It really looks like our admins, this time around, are doing what’s in the best interest of the students. Regardless, I’m not inclined to look hard at the pieces on the financial chessboard. I have the luxury of that liberty as long as my lab is productive and as long folks think I’m teaching well. After all, we have no shortage of faculty who are attempting to keep administration accountable.

13 thoughts on “It’s nice to have administrators you can trust

  1. I feel your pain. Our college discovered that it doesn’t have the funds to “replace” or “update” the high tech classrooms that it raised funds for. Donors don’t donate for upkeep or replacement. High tech companies make money by making new models. Be careful what you wish for.

  2. Good observation. I am pushing for active learning among faculty, meanwhile, in addition or in spite of any change (or not) in facilities.

  3. I’m with you. My favorite classroom (for classes <20 students) has just one conference table that can be broken apart so we can work in groups / as a group / on the floor as needed. That, flip charts, markers, and lots of student-directed breakout sessions are often all we use to make classes a cut above.

    Hang in there.

  4. I read your post last night and then went into one of our “Learning Innovation Studios” where all the tech had been knocked out by a thunderstorm and noted the change in student-student/student-professor interactions. I penned a quick post over at about the experience with some questions about tech and active learning. Thanks for the post. It was so timely.

  5. Dear Terry,
    It is a bit narrow to equate “active learning” with “classroom furnishings.” As you and I both know, our field research with undergraduates certainly counts. Active learning includes writing intensive courses, group projects and presentations, capstone seminars and many other forms of instruction. I have literally had some of my most effective “active learning” experiences while teaching from the hood of my Jeep in Baja California. And as you note, nearly anything we can do to improve our labs at CSUDH will be an improvement.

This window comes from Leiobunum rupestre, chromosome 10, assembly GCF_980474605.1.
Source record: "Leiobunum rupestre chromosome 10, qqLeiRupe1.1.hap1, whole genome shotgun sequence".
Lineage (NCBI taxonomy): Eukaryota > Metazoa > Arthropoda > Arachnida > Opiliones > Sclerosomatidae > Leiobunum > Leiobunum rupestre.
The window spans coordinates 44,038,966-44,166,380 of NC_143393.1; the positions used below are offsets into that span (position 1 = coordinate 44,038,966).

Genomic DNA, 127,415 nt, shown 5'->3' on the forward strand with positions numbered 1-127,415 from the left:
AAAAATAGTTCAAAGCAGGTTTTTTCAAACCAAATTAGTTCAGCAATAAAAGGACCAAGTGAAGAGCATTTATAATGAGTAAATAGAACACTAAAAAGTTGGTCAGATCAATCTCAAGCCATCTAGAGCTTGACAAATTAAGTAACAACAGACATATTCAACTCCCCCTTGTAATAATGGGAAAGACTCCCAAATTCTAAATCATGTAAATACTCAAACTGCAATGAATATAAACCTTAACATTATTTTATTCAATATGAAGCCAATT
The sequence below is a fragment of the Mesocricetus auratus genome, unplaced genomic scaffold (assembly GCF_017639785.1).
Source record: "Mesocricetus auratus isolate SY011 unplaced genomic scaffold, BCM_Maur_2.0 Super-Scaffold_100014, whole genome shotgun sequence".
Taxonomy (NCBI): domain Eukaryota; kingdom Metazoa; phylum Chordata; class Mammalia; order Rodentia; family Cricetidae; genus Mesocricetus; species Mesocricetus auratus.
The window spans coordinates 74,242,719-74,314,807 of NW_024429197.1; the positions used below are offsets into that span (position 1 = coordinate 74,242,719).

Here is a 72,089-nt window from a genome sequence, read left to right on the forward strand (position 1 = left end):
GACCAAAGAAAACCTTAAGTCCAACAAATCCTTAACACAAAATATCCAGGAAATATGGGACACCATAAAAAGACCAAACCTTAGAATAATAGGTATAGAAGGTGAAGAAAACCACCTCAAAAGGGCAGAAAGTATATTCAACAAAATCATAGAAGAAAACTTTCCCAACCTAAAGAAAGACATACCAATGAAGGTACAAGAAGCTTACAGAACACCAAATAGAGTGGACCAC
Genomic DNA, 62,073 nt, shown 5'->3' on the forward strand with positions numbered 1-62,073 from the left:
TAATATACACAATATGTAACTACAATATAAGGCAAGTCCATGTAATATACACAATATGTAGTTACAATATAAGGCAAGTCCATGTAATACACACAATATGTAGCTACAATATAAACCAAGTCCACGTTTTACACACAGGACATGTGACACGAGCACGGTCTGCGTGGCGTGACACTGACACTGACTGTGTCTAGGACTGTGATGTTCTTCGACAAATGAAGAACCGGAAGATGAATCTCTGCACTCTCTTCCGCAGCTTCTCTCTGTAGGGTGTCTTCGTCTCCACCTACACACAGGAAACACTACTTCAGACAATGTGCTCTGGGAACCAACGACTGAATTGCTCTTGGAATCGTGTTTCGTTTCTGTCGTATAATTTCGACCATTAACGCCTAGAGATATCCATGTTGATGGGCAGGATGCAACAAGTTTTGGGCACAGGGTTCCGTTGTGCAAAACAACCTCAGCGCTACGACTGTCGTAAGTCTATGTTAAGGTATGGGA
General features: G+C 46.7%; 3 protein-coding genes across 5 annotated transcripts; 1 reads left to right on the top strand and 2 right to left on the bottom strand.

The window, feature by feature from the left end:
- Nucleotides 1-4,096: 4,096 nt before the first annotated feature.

Jerry Moore
    Professor of Anthropology
    CSU Dominguez Hills

  6. I think there’s been a misunderstanding. I just want to be super-duper clear, that I’m not equating “active learning” with technology, though this seems to be the strategic funding move by our administration.

    I’m in love with active learning approaches to work in the classroom and argue for them every chance I get. I’ve redesigned my classes so that I don’t lecture. I would hope that every moment I spend interacting with students in an academic setting is designed around active learning.

    I found it unfortunate that on campus some of the admin are confounding “active learning” with “technology rich classrooms.” I put active learning in quotes to refer to the way it was used by our some of our admins, who have a narrowly construed and perhaps myopic view of what we’re doing in the classroom on a day to day basis.

    It’s not helpful when so many of us are actively doing genuine active learning, and then are told that new expensive classrooms need to be built to somehow engage our students better. I’m not sure that the implementation of sound pedagogical approaches should be used as rationale for garnering money for new construction on campus.

    I do find it unfortunate that our campus passed over an opportunity to remodel many classrooms this summer on campus at CSUDH in a way that promotes active learning strategies that appear frequently in the science education literature.

  7. The one piece of infrastructure that does make active learning tough: the lecture rooms with stadium-style seating. The seats don’t move, and students can pretty much interact with only one other student at a time, namely the student sitting right next to them. There are still a few classroom techniques that one can use in such a situation: clickers, and various pair-and-share activities (but about half the rows will have an odd student who has to physically move to find a partner or gymnastically crane to be a third wheel in an existing pair).

    I agree that the rest of the fancy technology, remodeling, infrastructure, etc. is a side issue. Forget about tables; I would’ve been happy to have moveable desks.